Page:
Carefully pluck your ripe Brussels sprouts from the central stalk working from the bottom upwards, since they mature from bottom to top. They should snap off without much effort.

Don’t be shy with harvesting your sprouts! The more you pick them, the more they’ll grow. Most sprout plants will produce at least two rounds of buds if harvested regularly, meaning there’ll be plenty of tasty sprouts for you and your family to enjoy.  

How to Store Brussels Sprouts?

How to store Brussels sprouts

Once harvested, you can safely store your Brussels sprouts in the fridge for around five days. And if you’re lucky enough to have a real bumper crop of Brussels, they can be stored in the freezer for up to a year! Just don’t wash them until you’re ready to eat them! 



Do Brussels sprouts need support?

Although the central stalks are fairly sturdy, they can grow up to three feet tall, so heavily laden sprout stalks may need staking with a garden cane to stop them from toppling over. It’s best to stake Brussels sprouts plants when young if they look a little unsteady. 

Do Brussels sprouts come back every year?

Technically, Brussels sprouts are a biennial plant, meaning they have a two year life cycle. They produce edible buds in the first year, and in the second year they produce flowers and set seed.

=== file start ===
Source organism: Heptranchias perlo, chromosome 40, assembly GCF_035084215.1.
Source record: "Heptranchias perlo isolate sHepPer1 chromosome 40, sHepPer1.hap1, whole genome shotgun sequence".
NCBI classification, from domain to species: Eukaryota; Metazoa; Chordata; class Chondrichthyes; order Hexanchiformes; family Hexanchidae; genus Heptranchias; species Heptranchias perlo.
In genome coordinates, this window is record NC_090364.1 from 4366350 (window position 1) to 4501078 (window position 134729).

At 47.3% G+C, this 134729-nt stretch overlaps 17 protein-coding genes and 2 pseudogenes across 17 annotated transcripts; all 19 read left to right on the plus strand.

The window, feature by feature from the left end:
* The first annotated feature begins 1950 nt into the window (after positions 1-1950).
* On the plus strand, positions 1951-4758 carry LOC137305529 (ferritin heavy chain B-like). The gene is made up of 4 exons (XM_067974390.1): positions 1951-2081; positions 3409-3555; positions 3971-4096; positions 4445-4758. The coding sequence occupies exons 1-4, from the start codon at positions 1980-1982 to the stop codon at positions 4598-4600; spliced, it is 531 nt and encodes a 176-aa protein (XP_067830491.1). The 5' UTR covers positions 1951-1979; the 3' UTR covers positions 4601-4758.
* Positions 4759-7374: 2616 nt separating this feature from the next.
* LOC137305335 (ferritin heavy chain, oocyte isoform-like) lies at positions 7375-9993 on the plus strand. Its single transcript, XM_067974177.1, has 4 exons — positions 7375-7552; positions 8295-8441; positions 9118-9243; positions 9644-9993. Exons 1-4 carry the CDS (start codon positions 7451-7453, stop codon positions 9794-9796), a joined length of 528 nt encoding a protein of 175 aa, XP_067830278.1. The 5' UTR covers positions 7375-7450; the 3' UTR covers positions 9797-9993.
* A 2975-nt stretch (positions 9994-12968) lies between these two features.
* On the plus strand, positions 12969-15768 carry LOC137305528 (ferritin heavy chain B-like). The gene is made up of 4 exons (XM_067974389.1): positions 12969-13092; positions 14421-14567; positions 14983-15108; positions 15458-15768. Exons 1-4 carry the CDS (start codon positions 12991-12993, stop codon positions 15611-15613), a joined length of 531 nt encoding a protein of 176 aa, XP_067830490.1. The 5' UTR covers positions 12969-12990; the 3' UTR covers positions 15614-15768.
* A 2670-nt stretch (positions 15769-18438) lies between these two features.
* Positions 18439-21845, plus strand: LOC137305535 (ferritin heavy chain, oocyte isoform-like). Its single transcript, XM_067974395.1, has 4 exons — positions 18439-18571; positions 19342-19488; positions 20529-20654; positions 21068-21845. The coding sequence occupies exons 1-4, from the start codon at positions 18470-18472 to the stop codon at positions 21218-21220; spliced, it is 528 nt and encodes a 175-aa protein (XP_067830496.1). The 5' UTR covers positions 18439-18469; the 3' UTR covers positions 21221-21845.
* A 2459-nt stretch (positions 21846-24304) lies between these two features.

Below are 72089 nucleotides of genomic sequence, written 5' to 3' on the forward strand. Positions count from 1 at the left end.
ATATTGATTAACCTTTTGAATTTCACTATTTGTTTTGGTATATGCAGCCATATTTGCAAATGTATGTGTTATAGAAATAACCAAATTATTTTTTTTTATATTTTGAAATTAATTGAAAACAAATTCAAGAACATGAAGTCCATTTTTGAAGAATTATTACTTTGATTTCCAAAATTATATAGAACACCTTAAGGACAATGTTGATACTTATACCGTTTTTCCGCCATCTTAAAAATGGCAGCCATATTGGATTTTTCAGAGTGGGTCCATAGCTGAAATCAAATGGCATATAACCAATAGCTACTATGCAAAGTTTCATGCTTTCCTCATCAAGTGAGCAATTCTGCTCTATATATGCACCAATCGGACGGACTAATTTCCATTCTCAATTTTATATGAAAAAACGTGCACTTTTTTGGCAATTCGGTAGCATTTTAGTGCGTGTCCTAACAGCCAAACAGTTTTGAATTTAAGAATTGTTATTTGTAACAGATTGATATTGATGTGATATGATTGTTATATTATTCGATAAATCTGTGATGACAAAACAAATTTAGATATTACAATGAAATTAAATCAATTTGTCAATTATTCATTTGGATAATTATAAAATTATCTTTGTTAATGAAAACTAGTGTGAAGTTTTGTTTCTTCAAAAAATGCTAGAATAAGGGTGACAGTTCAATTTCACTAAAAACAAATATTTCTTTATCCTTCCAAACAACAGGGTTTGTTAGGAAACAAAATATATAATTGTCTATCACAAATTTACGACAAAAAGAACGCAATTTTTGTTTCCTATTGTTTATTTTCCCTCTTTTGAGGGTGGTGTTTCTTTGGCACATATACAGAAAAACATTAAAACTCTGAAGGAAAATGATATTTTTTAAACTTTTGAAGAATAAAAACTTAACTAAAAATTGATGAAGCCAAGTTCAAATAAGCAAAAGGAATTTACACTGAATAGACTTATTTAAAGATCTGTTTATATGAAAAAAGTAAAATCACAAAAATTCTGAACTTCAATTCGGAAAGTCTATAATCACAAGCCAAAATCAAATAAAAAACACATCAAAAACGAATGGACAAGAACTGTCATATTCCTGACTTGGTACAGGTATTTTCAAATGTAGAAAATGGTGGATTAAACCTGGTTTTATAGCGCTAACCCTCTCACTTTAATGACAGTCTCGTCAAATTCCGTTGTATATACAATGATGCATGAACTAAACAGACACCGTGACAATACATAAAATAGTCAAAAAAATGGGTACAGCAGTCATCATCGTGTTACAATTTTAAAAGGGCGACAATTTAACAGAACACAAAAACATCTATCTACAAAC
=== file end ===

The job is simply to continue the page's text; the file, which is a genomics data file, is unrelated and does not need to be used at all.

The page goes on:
Although you may get a few edible Brussels sprouts on a plant in their second year, most growers treat them as an annual plant, pulling them up after their first harvest and sowing new seeds the following spring.  

Can I Eat Brussels Sprout leaves?

Yes! All parts of the Brussels sprout plant are edible, including the leaves and even the stalks, making them a truly versatile veggie to grow! Some chefs even prefer to prepare, cook, and serve the sprouts without removing them from the stalk!

Final Thoughts

final thoughts

Delicious, nutritious, and delightful to grow, Brussels Sprout plants really are the miniatures heroes of any vegetable patch. From Medieval farmers to Michelin Star chefs, these superfoods have certainly cemented their reputation as the jewels of the garden, and of the dinner table. We’re sure it won’t be long before you’ve got plenty of these little gems sprouting up in your own gardens too! 

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Emily Grice

Emily Grice

Em Grice is a content writer specialising in horticulture and botany who combines her respect for the natural world with her love for the written word. A regular contributor to a range of international publications and organisations, she is most at peace when pottering in her own little garden in the north of England